As Netflix begins producing more and more of its own content, the pervasive leftist, anti-Christian bias has resulted in some disgusting and downright blasphemous programs. Every time they come out with a new abomination. my immediate impulse is to write a nasty note and cancel my service. Yet I have never done so.
The reason should be obvious. We rely on streaming for the vast bulk of our television viewing, and there are few providers, and none that reflect my values. I’ll confess to this deal with the devil, mainly because not all their programming is objectionable. I have been able to watch very good content that I don’t find offensive and is actually very good.
But the emergence of what is called the “cancel culture,” a tactic used by the Left to silence any critics, has caused me to re-think this position. If I cancel I will make a one-time blip on their viewer numbers which will count for nothing as more and more people sign up. And I can’t re-subscribe and re-cancel because they take into account how long you have been a subscriber.
But there is another more important metric they monitor. They look for the ROI on the investment they make in their own content. And nothing causes them greater grief than spending tens of millions of dollars on something that few people watch. And therein lies a better strategy.
For the sake of argument, let’s suppose that their viewership is 50% conservative and/or Christian, and 50% are pagans. What is the best numbers any one program can get? Assuming we all ignore their crap and the other side watches 100%, the best they can do is 50% viewership. $10,000 and only half of their subscribers pay any attention. And just suppose you stream one of these pieces of garbage but leave the TV off. When you get back you give it a zero start rating. Now the best rating they can get is three stars even with 100% viewership. And if we all watch the good programs (scarce as they are) and give them five stars, the likely rating will be very high because after all the pagans wouldn’t watch it in any case.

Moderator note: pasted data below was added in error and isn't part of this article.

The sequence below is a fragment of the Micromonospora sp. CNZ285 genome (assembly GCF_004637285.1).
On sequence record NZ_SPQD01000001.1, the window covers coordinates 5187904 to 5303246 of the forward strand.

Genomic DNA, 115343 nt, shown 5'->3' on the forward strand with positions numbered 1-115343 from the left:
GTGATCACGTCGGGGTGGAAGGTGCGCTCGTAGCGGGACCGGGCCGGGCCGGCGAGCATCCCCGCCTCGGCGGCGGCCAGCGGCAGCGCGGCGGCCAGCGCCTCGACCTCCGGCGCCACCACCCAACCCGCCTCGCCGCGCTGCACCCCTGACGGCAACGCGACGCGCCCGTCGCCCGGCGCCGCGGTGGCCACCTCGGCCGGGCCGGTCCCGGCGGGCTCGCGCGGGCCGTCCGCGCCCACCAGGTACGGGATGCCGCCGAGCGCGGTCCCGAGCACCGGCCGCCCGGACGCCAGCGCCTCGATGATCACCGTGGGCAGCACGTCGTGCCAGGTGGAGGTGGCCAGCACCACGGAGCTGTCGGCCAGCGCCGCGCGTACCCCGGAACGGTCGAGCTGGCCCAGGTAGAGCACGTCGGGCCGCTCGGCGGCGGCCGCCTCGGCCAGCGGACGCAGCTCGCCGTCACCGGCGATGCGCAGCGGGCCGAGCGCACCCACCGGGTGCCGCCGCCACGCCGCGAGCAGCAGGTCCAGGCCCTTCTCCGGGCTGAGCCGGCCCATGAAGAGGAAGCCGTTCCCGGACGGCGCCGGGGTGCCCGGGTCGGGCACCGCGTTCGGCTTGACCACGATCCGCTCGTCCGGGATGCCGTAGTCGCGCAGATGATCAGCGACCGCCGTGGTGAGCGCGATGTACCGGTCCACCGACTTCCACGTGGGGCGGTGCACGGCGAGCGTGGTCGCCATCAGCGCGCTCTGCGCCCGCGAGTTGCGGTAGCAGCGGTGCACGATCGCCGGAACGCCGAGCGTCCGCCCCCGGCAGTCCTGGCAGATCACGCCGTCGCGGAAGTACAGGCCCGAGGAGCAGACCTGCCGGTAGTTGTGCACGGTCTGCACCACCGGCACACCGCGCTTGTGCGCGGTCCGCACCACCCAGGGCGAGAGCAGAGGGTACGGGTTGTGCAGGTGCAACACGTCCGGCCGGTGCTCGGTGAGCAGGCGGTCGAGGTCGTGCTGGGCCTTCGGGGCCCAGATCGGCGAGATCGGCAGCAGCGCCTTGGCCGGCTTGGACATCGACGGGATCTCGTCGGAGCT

All of that is best case. But the fact remains that by continuing to be subscriber, I have more of a long-term effect on their programming choices than I would with a one-time cancellation. Is this a post-justification for taking the easy way out? Maybe. But it has enough force of logic that I will go with it. I have noticed that something to that effect may be happening already because I look at their worst garbage and it rarely has more than three stars.
I am not urging anyone to subscribe and I fully understand the decision to cancel. But give it some thought. If enough people were to go this route I think it would be much more beneficial in the long run. In the mean time, I am going to go watch Andy Griffith re-runs.